1. Determine risk: Intel has detailed four methods organizations can use to determine if they have any Intel AMT, Intel SBA or Intel ISM systems. The can be as simple as finding an Intel vPro badge on the device - though white-label goods won't have one - and then reviewing each of these systems for designated firmware and software, to see if it's potentially vulnerable. Alternately, any enterprise that uses Microsoft, LANDesk or Symantec endpoint management suites can direct the management agent software to create an inventory of all PCs that have Intel vPro technology.
  2. Reference detection guide: Intel has released a detection guide, which contains instructions for using the Intel SCS System Discovery Utility to catalog deployed CPUs inside an enterprise, including device firmware version and Intel SKU, to help determine which are vulnerable to the privilege escalation problem.
  3. Look for updated firmware: "Intel highly recommends checking with your system OEM for updated firmware." It says patched firmware will always have a four-digit build number that starts with a "3" in the following format: (X.X.XX.3XXX), such as 8.1.71.3608.
  4. Employ mitigations: If updated firmware is not available, then reference this mitigation guide, which contains instructions that can be used as the basis for scripts or tasks within management consoles, allowing fixes to be deployed at scale.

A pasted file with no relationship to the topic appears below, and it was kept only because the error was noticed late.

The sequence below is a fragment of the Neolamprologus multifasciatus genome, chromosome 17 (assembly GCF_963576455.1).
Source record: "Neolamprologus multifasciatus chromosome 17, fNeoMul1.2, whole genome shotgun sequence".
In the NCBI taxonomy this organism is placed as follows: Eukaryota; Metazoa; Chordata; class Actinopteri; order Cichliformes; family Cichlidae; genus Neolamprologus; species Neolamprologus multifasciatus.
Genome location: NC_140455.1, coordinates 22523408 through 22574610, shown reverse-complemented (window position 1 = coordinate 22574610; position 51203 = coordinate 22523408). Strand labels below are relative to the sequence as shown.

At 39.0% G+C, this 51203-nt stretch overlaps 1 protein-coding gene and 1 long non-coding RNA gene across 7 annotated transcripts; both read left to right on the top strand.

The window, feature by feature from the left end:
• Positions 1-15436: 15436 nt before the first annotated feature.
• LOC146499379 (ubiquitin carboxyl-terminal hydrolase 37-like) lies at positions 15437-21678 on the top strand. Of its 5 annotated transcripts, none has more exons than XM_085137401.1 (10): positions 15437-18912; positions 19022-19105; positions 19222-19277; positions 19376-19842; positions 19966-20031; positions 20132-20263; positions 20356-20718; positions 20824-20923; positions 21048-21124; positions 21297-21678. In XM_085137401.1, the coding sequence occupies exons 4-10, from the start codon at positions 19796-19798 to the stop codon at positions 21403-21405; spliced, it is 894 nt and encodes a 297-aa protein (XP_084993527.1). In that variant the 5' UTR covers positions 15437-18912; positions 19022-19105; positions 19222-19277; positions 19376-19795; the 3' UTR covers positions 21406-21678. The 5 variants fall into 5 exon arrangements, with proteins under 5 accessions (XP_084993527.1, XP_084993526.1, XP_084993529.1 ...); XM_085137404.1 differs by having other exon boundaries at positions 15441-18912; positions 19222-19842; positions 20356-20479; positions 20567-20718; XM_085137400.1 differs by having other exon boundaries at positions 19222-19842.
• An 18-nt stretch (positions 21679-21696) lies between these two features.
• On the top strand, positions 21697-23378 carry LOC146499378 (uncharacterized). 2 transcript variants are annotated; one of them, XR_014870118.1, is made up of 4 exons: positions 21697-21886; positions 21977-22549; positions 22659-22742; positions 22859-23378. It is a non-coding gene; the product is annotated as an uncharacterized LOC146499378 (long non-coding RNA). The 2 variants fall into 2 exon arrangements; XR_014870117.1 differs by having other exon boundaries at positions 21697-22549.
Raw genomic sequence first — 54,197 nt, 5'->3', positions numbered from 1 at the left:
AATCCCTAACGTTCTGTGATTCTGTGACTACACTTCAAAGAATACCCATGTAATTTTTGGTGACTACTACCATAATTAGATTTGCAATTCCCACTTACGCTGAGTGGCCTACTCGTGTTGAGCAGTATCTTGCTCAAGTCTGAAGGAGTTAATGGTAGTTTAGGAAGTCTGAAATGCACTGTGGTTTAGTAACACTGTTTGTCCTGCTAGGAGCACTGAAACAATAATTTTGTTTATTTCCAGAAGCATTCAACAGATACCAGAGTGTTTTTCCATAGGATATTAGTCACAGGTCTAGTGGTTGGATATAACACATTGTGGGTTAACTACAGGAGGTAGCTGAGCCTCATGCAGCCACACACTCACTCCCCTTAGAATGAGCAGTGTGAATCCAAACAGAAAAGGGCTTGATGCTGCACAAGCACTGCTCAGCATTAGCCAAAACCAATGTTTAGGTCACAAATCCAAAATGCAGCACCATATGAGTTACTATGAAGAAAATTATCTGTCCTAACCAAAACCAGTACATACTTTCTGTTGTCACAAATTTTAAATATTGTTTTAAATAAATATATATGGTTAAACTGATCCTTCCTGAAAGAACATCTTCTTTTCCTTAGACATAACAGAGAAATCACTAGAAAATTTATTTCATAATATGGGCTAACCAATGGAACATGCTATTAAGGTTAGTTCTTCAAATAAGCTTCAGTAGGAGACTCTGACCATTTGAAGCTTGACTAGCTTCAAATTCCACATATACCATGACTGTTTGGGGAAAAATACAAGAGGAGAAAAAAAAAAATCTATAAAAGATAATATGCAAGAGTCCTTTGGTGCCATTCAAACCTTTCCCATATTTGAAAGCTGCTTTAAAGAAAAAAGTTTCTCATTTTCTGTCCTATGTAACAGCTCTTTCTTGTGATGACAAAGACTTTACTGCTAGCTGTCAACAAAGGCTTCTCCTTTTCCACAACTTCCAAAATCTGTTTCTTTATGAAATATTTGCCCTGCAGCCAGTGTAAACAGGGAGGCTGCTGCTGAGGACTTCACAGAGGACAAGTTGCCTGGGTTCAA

Patch or Perish

Given the glacial pace with which widespread flaws diminish, however, Porter and VandenBrink at the SANS Internet Storm Center predict that "this bug is something that's going to stick with us for a [good, long] time."

The researchers note that the flaw is a timely reminder to ensure that your organization has critical information security controls in place that can help it to more quickly react to problems of this nature. In particular, "get a good, complete hardware inventory together, and get a good software inventory - know what's in your organization and on your network, and know what's running on that gear," Porter and VandenBrink recommend.

"This includes elevator controls, industrial presses, MRI machines, point-of-sale stuff, TVs, DVRs and photocopiers - all of it," they add. "Without knowing what's on your network, the best you'll do is to get a reasonable percentage of affected systems - you'll never patch the machines you don't know about."


About the Author

Mathew J. Schwartz

Mathew J. Schwartz

Executive Editor, DataBreachToday & Europe

Schwartz is an award-winning journalist with two decades of experience in magazines, newspapers and electronic media. He has covered the information security and privacy sector throughout his career. Before joining Information Security Media Group in 2014, where he now serves as the executive editor, DataBreachToday and for European news coverage, Schwartz was the information security beat reporter for InformationWeek and a frequent contributor to DarkReading, among other publications. He lives in Scotland.